Lithograph Lights Up Collector

By Anne McCollam

October 25, 2019 4 min read

Q: Enclosed is a photo of our June 1999 purchase of a framed Thomas Kinkade lithograph. It is titled "The Garden of Prayer" and numbered 3528 of 3950. The print is 30 inches high by 40 inches wide. The frame is antique gold and measures 39 inches by 49 inches. We have the certificate of authenticity and additional original documents all in a vinyl-clad folder. One of the documents has the words "This Limited Edition Lithograph Was Additionally Hand-Highlighted By A Thomas Kinkade Master Highlighter." It has been displayed in our home since 1999 and is in perfect condition.

What is its insurance value?

A: Thomas Kinkade was a self-proclaimed "Painter of Light." He was born in Sacramento, California, in 1958. His paintings of pastoral scenes, meandering streams and cozy cottages evoke a sense of tranquility, hearth and home, along with a longing for more simple times. Kinkade's work appealed to people's spirituality and family ties. Art critics panned his work. Although they believed his work was overly sentimental, garish and commercialized, they acknowledged his artistic technical ability. Kinkade's idyllic pastel paintings appealed to the average person. The mass production involved his designated highlighter artists finishing or highlighting lithographs and prints. From his higher priced oil paintings to his mass-produced plethora of less expensive works, there was something for everyone's budget. Your lithograph was the 3528th made out of a total of 3950. Kinkade died in 2012. Despite being shunned in the art world and the commercial mass marketing of his paintings, Kinkade's work continues to bring hope and peace to many.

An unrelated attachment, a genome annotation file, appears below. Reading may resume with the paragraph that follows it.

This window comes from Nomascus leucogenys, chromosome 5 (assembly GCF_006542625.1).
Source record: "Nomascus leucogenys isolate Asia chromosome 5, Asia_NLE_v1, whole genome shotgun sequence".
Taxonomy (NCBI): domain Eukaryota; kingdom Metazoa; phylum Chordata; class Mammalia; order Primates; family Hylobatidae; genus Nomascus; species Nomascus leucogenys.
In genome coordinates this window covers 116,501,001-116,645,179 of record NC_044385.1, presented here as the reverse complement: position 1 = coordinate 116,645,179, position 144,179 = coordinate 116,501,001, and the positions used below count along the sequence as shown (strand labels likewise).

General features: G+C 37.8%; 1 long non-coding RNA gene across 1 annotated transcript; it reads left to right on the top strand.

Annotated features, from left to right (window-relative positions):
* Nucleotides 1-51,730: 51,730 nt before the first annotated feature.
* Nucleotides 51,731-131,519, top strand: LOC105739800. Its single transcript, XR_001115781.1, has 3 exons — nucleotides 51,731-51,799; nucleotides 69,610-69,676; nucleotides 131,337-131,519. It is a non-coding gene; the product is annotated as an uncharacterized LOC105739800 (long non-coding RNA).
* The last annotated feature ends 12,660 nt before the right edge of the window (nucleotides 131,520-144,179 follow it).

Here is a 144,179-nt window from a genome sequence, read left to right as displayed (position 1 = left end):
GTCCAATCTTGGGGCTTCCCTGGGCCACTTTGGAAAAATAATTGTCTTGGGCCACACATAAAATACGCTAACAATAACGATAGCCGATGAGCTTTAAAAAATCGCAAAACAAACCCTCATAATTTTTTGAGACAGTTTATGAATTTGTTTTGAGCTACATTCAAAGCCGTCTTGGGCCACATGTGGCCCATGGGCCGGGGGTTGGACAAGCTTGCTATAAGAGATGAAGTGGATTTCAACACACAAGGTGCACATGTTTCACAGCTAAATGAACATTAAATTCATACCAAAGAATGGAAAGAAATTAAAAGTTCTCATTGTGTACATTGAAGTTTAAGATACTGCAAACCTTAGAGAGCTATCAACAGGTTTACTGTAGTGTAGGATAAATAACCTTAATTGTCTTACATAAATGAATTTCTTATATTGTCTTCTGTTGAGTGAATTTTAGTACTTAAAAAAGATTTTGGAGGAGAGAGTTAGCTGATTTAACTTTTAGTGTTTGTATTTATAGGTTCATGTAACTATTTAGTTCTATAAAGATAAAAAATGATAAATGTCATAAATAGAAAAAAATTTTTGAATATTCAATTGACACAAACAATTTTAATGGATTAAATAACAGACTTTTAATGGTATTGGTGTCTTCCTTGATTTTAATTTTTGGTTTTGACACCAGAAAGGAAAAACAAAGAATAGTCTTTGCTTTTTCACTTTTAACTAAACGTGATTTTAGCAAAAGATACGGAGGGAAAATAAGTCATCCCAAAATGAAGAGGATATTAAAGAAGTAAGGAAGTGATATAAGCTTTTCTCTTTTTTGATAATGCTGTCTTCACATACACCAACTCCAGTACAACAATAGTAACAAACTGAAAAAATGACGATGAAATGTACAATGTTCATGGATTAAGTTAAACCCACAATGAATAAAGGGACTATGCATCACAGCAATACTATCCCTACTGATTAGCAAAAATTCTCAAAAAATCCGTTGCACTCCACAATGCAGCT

The insurance value of your limited edition of "The Garden of Prayer" might be $1,500 to $3,000.

Q: This is the mark that is on the back of a platter that I have. It measures 14 inches by 10 inches and is in perfect condition. There is a zigzag pattern on the four corners, and it is decorated with stylized tulips in blue, orange, cranberry and yellow with green leaves. The handles are silver.

Anything you can tell me about my platter will be appreciated.

A: Your Sienna Ware semiporcelain platter was made by the Crescent China Co. The factory was founded by F.A. Sebring in Alliance, Ohio, in 1920. Your platter is an example of their art deco Tulip pattern. Most of their patterns were decals. The Great Depression took its toll on the company, and they were forced to close in 1931.

Your platter was made in the 1920s and would probably be worth $15 to $35.

 Thomas Kinkade painted scenes of hearth and home.
Thomas Kinkade painted scenes of hearth and home.

Address your questions to Anne McCollam, P. O. Box 247, Notre Dame, IN 46556. Items of a general interest will be answered in this column. Due to the volume of inquiries, she cannot answer individual letters. To find out more about Anne McCollam and read features by other Creators Syndicate writers and cartoonists, visit the Creators Syndicate website at

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